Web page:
ULG’s Language Solutions Blog

Lead With Languages Making Strides Since Campaign Launch In March

Posted by Jake Schild on September 18, 2017

This past March, we touched base with Lead with Languages to learn about the campaign’s efforts to promote bilingualism in the United States and raise awareness about the importance of language skills in the workforce.  We also got a chance to chat with American Council on the Teaching of Foreign Languages (ACTFL) Executive Director Marty Abbott.

Since then, the campaign has continued to foster language learning through scholarship offers, advocacy and philanthropy. It has garnered a strong following on social media while gaining testimonials from well-known figures such as Clarissa Ward and Nick Kristof, among others.

ULG decided to reach out to Lead with Languages again to learn more about the progress the movement has made in its first seven months. Here are some of the initiatives they’ve taken on since launch.

Student Scholarships

Lead with Languages has already awarded three scholarship opportunities since March:

  • In collaboration with Concordia Language Villages, Lead with Languages offered 25 $1,000 scholarships to students ages 8 – 18 to attend a youth immersion program last summer. Scholarship recipients studied eight different languages through the program.  
  • As part of Lead with Languages’ “Your Story on the Rails” competition in partnership with Eurail and Generation Study Abroad, five college students from around the country were awarded a 1st Class Global Eurail Pass for 15 days of travel to document their study abroad experiences on Lead with Languages’ blog. The students have written about everything from making chocolate in Germany to celebrating Santa Domenica.
  • In August, the organization provided online Japanese language tutoring to two high school students who won a Japanese With Manga art competition, highlighting the connection between language learning and cultural interests.
Money Raised

Lead with Languages has raised $855,000 as part of its campaign to reach $1 million to qualify for a matching grant from the Mellon Foundation.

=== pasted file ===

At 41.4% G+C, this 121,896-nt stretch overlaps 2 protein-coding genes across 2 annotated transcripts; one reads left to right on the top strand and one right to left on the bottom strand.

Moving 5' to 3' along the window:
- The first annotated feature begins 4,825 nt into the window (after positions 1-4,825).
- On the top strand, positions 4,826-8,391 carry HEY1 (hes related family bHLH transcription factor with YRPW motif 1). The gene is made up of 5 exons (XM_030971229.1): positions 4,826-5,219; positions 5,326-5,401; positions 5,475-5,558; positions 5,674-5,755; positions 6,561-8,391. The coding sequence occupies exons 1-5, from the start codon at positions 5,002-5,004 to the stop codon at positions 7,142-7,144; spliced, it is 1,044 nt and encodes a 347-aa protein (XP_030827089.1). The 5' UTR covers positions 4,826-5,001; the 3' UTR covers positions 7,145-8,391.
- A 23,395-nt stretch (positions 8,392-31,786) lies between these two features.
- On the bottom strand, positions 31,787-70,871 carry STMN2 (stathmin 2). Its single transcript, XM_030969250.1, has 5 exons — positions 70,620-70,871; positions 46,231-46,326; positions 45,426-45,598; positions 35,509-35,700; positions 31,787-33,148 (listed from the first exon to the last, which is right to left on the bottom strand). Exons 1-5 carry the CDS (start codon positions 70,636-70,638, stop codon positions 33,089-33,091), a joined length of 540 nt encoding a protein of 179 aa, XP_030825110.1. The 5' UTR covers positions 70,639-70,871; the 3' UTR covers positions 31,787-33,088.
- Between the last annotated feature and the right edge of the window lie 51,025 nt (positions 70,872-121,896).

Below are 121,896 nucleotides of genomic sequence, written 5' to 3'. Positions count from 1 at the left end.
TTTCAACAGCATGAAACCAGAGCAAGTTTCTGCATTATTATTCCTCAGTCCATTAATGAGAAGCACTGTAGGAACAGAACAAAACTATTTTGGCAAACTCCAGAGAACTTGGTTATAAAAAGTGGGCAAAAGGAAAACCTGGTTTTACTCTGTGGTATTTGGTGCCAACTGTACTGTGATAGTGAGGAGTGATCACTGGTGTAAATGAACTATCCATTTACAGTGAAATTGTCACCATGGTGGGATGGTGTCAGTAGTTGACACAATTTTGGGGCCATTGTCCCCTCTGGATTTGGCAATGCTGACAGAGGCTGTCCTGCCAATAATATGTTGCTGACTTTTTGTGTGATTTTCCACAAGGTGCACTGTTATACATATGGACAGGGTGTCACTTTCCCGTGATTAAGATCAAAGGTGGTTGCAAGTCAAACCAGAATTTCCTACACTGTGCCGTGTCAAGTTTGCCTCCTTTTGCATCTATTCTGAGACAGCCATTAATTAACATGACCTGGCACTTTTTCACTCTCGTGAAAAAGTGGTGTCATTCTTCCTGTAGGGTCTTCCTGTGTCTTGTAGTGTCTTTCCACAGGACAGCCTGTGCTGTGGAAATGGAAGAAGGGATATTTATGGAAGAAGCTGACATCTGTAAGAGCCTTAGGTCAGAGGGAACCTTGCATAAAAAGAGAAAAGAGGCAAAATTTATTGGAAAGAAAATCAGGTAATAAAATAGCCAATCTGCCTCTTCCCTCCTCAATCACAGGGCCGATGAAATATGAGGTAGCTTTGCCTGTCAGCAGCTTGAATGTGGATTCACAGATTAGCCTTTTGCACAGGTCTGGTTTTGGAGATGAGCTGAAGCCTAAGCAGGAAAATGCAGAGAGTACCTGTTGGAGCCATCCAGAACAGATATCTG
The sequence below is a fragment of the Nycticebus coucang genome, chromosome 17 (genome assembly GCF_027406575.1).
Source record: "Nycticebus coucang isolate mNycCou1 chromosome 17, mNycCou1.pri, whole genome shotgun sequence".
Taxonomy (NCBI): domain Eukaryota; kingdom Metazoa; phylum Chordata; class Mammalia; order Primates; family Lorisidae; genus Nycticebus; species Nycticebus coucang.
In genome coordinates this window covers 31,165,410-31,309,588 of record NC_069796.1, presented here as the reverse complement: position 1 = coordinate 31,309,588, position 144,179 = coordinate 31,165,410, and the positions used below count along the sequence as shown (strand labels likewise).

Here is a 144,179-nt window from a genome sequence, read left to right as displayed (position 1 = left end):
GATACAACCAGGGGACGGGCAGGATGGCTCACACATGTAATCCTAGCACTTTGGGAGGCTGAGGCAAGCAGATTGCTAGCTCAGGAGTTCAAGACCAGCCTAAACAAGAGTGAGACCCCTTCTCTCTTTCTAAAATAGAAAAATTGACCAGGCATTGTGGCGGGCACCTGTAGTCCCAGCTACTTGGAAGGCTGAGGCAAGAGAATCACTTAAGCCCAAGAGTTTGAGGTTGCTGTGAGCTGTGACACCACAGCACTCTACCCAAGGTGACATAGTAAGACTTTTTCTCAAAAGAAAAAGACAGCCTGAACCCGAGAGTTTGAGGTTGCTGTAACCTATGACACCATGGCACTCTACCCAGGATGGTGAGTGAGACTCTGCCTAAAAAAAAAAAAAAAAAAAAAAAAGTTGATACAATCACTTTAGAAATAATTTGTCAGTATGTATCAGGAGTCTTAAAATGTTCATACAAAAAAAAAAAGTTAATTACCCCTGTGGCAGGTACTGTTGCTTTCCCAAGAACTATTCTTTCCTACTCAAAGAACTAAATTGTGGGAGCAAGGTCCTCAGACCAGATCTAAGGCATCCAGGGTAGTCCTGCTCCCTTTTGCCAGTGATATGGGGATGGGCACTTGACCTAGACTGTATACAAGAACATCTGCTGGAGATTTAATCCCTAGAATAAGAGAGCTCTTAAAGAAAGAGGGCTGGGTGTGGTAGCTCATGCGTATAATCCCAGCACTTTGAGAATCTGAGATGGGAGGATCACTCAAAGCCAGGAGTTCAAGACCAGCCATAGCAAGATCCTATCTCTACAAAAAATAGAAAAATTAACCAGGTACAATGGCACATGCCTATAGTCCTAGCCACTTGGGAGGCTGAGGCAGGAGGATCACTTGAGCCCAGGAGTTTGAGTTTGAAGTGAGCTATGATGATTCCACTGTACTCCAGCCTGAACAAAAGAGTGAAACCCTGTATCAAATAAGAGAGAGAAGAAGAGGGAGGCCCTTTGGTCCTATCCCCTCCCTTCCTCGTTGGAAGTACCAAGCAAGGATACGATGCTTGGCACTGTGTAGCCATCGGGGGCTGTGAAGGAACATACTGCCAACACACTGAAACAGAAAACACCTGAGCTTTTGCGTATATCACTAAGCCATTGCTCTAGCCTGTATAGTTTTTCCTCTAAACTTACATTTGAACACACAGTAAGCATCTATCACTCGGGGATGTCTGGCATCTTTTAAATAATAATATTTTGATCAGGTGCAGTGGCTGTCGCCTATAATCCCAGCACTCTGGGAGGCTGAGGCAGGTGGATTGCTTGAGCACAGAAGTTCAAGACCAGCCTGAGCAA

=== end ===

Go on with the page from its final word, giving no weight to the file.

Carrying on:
The money will be used to support events, digital initiatives, educational materials and further development of the organization’s website, which contains information on language learning advocacy and upcoming opportunities.

Those who would like to donate can do so here.

Of this effort, Abbott confirmed: “Achieving our fundraising goal will allow us to qualify for the Mellon Foundation’s matching grant and will further our efforts to build the public awareness needed to bridge our country’s significant language gap.”


“Hub Of Information”

When ULG sat down with ACTFL Executive Director Marty Abbott in March, she described Lead with Languages’ website as a “’first of its kind’ hub of information” for students and language learners.

The website has a wealth of information for those interested in learning another language, with helpful links pertaining to study abroad programs, grants and scholarships and online learning opportunities.

Since its launch in March, Lead with Languages has also developed Facebook and Instagram channels to promote its message. On the front page of Lead with Languages’ website, there are current listings for careers requiring language proficiency.

Changing Hearts And Minds

As our world only gets smaller thanks to the internet and globalization, the importance of learning a second language cannot be overemphasized, and Lead with Languages has created the tools necessary for a multilingual future.

“Not only have the demographics of our citizens in the U.S. changed dramatically in the past 30 years, but so has our need to be agile in an ever-changing global environment.  The critical role that language skills play in both these arenas cannot be underestimated,” Abbott said in our conversation earlier this year.

“This is a sustained campaign that will grow over time.  Any campaign that seeks to change hearts and minds has to be sustained.  It will take a while to change the American public’s attitude toward language learning—one community at a time.”